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  • Category: Investments

    Will the new 10% Capital Gains Tax affect investments in mutual funds?


    Have a query about the 2018 budget? Looking out for information about the impact of capital gains on mutual funds investments? Find advice from financial experts on this page.

    As per the 2018 Union Budget of India, it is proposed to put a long-term capital gains tax of 10% on the sale of listed securities on gains of over Rs. 1 lakh. I would like to know whether this tax will also affect other investments, especially mutual funds. That is, is that tax applicable to mutual funds' investments as well? On what other financial products or commodities will this tax be applicable?
  • #148353
    Yes. This is applicable to all equities and equity MFs including ELSS.The escape option is sell the units before 31st March 2018.The individual remain tax exempt up to 100,000 per annum.Above that, attract 10% Tax + Cess.
    If you sell after 31/3/2018,
    LTCG = (X – Y) 10%+Cess
    Y- Cost of acquisition .The lower of (1) Fair market value of the asset (highest price of the share on stock exchange on 31-1-2018 or when share was last traded.NAV of units in case of equity MF units
    (2) Sale vale received/accrued when the share/units are sold
    X – Sale value received when the share/units are sold.

    I will be back………

  • #148357
    Yes. You have to pay 10% tax on the gains from these mutual funds. You are exempted to pay tax up to Rs.1,00,000/- gain from MFs gain. After that, for all gains, you should pay the tax. For example, if you have invested one lakh in mutual funds and when you redeem it if you are getting a realisation value of Rs.1,25,000/- . Your gain is 25,000/- rupees. The tax will be 10% of Rs.25,000/- is Rs.2500/-. You have to pay a tax of Rs.2500/- + cess. This will be deducted at source.
    drrao
    always confident

  • #148362
    The investments made as of 31-01-2018 are exempt from this 10% Long Term Capital Gains tax. All the investments from 01-02-2018 come under the purview of this LTCG tax regime. This step is likely to discourage the investors who invested heavily in mutual funds last year. The investors will think of new avenues to invest their money.
    " Be Good and Do Good "

  • #148367
    Need a further clarification as per the answer which is given by KVRR:
    (1) This means that if I renew my SIP investment this year, it will be taxed? But if I close it and no longer invest, the money I get back will not be taxed?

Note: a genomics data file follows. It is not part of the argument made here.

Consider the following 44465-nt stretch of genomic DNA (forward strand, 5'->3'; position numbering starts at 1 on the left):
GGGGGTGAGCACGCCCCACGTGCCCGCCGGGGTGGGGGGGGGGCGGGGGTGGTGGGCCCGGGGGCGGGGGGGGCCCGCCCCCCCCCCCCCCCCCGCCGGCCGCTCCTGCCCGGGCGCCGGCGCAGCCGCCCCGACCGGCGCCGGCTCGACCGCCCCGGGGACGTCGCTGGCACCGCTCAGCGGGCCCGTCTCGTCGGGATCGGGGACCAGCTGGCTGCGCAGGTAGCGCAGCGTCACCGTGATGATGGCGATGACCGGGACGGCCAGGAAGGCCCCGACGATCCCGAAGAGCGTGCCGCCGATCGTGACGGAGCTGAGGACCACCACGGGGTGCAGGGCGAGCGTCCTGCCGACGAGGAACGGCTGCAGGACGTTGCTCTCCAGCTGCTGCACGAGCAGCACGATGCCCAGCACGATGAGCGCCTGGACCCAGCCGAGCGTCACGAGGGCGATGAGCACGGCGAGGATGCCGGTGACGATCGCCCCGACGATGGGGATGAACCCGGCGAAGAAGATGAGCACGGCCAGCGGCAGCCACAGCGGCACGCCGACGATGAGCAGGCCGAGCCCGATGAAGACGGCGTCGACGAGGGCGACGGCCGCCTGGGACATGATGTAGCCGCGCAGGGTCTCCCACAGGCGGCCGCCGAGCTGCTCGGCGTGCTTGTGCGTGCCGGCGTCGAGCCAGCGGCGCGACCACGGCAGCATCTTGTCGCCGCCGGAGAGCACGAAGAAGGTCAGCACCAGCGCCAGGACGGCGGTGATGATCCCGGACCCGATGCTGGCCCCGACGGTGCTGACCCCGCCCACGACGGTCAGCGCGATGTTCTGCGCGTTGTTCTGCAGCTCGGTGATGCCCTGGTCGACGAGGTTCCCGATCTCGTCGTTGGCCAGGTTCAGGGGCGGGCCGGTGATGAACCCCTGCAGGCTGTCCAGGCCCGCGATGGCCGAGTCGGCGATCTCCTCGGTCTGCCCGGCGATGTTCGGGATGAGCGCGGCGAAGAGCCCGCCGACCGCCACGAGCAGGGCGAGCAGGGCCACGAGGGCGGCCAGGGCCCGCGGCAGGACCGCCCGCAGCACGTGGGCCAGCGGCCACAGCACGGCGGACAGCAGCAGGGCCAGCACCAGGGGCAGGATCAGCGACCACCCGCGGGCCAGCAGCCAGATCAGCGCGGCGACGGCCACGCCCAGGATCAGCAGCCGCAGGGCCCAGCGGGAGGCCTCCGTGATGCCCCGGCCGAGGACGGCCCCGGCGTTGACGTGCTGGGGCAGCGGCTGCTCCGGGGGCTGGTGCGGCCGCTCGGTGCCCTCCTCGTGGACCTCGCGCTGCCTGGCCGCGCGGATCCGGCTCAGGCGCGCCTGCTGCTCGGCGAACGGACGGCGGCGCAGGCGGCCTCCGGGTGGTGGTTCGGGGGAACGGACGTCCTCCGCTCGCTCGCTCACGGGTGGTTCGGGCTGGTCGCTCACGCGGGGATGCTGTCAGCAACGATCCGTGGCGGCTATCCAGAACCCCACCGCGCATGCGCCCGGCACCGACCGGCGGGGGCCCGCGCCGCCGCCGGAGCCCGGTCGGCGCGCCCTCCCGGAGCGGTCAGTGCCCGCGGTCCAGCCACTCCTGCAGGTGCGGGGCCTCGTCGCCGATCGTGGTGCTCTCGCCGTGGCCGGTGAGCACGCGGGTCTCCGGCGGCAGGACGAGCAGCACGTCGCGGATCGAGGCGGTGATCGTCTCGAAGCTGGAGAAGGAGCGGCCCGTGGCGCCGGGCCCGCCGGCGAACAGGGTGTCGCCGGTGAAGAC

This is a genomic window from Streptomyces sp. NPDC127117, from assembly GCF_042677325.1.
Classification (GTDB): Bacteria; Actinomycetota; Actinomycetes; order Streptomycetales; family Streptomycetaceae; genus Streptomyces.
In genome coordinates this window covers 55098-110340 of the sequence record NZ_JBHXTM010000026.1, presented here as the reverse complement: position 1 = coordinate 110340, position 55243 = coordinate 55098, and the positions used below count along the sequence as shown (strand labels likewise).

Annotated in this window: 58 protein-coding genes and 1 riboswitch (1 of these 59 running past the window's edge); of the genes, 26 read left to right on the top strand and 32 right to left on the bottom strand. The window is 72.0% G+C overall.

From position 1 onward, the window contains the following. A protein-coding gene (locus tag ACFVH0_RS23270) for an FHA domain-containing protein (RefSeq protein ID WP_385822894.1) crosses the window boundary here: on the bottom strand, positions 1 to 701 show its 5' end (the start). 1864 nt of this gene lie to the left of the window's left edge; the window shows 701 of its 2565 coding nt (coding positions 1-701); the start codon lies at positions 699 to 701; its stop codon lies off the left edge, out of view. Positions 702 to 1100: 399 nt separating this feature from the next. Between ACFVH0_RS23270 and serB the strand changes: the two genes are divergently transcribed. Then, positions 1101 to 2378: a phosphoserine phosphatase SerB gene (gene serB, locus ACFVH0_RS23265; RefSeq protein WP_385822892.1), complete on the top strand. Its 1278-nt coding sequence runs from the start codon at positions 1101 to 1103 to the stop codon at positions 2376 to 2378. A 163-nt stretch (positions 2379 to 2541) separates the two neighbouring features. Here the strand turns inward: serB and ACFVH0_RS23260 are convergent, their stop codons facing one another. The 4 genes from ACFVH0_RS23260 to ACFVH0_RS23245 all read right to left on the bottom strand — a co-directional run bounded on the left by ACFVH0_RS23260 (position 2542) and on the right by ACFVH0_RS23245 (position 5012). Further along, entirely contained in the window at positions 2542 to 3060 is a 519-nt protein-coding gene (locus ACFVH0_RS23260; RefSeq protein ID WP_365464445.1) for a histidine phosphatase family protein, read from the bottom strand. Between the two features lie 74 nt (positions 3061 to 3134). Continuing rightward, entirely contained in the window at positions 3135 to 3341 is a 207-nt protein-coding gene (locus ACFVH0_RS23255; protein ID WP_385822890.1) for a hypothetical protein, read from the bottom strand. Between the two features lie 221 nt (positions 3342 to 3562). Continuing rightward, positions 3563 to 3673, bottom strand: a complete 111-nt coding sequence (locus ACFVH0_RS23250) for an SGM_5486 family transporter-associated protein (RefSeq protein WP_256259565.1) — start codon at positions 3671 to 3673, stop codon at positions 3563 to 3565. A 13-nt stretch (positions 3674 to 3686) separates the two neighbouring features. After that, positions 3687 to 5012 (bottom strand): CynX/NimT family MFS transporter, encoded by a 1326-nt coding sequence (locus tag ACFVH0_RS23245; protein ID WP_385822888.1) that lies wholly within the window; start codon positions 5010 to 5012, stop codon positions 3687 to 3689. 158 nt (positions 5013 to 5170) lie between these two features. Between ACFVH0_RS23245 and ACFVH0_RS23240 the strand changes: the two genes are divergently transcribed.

(2) All the earlier investments which I have made in mutual funds will not be taxed?

    When people come at you with their worst, you should come at them with your best (advice given to Selena Gomez by her mother, quoted in Time magazine.)

  • #148374
    Vandana
    Even though you purchased units earlier, your cost of acquisition of MF units will be calculated based on the NAV on 31-1-2018.
    If you close your SIP and redeem units after 31/3/2018, LTCG of 10% will be applicable on appreciation. If you redeem all the units today, whatever gain from the units purchased within one year will be taxed as per the Short Term Capital Gain Tax.No tax deduction for the gain from other units.
    You can continue your SIP. No need to panic! The difference between STCG and LTCG are minimum now. Things are not fully clear.
    I can say that MF return will be always more than the return from other conventional investment instruments.

    I will be back………

  • #148378
    My answer:-
    (a) As per my understanding, this long-term capital appreciation tax will not be applicable in respect of debt mutual funds and debt-based hybrid funds, which are known as MIP funds. It is applicable for all types of Equity Mutual Funds including Balanced Funds.
    (b) The investments made before or on 31-01-2018 are exempt from this 10% Long Term Capital Gains tax.
    (c) The investors are exempted to pay tax up to Rs.1,00,000/- gain from MFs gain.
    (d) The clear picture will emerge only after the formal Notification is issued by the Government.

    Caution: Explosive. Handle with care.

  • #148381
    The gains accrued until 31-01-2018 are exempt from this tax. For example, if a share or equity fund are purchased for a share value or Rs 100/- NAV per unit, on 01-06-2017. Let the share value or NAV be 150/ as on 31-01-2018. Now if it is sold after one year of holding, that is after 01-06-2018, for say Rs 170/. The total capital gains are Rs70/ per share or NAV of one unit. The LTCG tax is levied on the profit accrued after 31-01-2018. Here, in this case, it is Rs (170-150)= Rs 20/. This Rs 20/ will be taxed at 10%. The LTCG tax is applicable if the gain exceeds Rs100000/ in a financial year.
    The new rule comes into effect from 01-04-2018. If one sells on or before 31-03-2018, there is no need to pay LTCG tax provided the holding period is more than one year. One can plan in such a way that purchasing and selling are done periodically so that the capital gains do not exceed Rs 100000/- in a year. The short term capital gains tax remains at 15%.

    " Be Good and Do Good "